P.J. Monroe's Published Writing

Sunday, May 27, 2012

Two Nights Without Electricity


A rare, perfect moment, the kind people constantly scour their childhoods for,

and that it happened in my adolescence makes it more amazing;

My sister and brother-in-law visiting from New York;

Mom grilled hot dogs and hamburgers for dinner;

We all laughed and talked while we ate until the sky darkened,

as it is wont to do in the summer evenings in Maryland;

And then the rain came in big, fat drops;

Plop, plop, plop;

Inside, we played board games and talked and laughed and stayed up much too late;

Outside, thunder came and went;

Finally, we all headed off to bed;

And after teeth were brushed and pajamas put on and blankets crawled under,

the lights went out and it was pitch in our suburban house,

without ambient house lights inside and street lights outside;

My mother, my sister and I did not just fall asleep in the perfect darkness;

We did not roll over and listen to the thunder;

My mother, my sister and I crawled out of bed and made our way downstairs;

We all got candles, but the only candles we could find were long, thin tapers;

And there were no candleholders to be found;

I don’t know who first looked to the watermelon that was sitting on the counter;

I don’t know who first picked up the knife;

But soon, there were three candles sitting in that forgotten desert;

And we laughed so hard,

so hard we had tears running down our faces,

so hard I thought my bladder would burst,

so hard we did not hear the footsteps coming down the stairs;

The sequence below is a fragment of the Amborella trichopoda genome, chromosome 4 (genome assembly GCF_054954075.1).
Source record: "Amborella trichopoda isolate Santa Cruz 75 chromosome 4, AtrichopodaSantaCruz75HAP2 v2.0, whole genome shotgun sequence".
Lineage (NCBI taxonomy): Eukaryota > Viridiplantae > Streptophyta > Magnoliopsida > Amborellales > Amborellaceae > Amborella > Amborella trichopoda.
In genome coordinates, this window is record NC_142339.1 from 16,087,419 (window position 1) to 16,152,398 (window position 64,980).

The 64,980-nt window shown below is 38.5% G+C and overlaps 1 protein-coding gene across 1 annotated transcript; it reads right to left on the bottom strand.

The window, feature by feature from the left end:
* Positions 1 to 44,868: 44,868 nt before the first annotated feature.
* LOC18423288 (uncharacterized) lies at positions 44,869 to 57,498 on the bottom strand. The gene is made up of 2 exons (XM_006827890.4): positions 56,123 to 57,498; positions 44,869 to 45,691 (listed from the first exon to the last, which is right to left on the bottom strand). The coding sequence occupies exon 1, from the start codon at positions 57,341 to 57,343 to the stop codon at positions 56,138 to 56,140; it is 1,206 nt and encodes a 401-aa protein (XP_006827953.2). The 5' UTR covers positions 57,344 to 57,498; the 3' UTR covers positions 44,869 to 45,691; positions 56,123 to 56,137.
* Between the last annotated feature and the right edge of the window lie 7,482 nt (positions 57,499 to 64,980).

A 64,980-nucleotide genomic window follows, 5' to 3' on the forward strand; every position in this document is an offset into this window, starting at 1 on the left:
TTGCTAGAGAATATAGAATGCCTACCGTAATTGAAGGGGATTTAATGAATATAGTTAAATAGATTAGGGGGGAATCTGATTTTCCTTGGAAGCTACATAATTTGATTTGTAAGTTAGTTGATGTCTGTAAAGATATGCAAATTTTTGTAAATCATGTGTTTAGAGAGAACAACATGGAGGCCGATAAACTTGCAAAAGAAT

My brother-in-law asked what was going on;

We pointed to the watermelon and started laughing even harder,

my mother and my sister holding on to the counter and each other

in order to keep themselves standing,

and me, doubled over and doing that Gotta Pee Dance;

And he just looked at us, as if we were insane


I was sifting through insomnia when the electricity withdrew;

My husband slept soundly next to me;

No storm brought this,

No reason I could fathom,

Except Com Ed sucks;

The motion sensitive light outside no longer lit up at the movement

of squirrels and stray cats;

The white noise of the air filter was gone,

letting in the noises of the city

and the house;

Every creak and groan of the old brownstone

made me jump;

And shadows in the light from the pollution filled sky,

which reflects the neon from blocks away

made me wary;

Was somebody breaking in?

Or is it just one of the pets wandering around,

as they must do every night?

The I-Could-Fall-Asleep-At-Any-Moment thoughts leave

and I am wide awake,

listening to my husband’s even, slightly whistling, snores

and the moans the indicate the cat is stretching, the rabbit is playing,

or the killers are coming to get me;

I don’t want to leave my bed,

though it might provide reassurance,

because it also might confirm my worst fears;

And my mother told me to never ask questions

which I don’t really want to know the answers to;

Light and noise flicker;

Husband stirs and rolls over and sleeps again;

Darkness settles in again;

I sit up,

waiting for whatever intruder I’ve imagined to appear,

and stay that way for the next five hours

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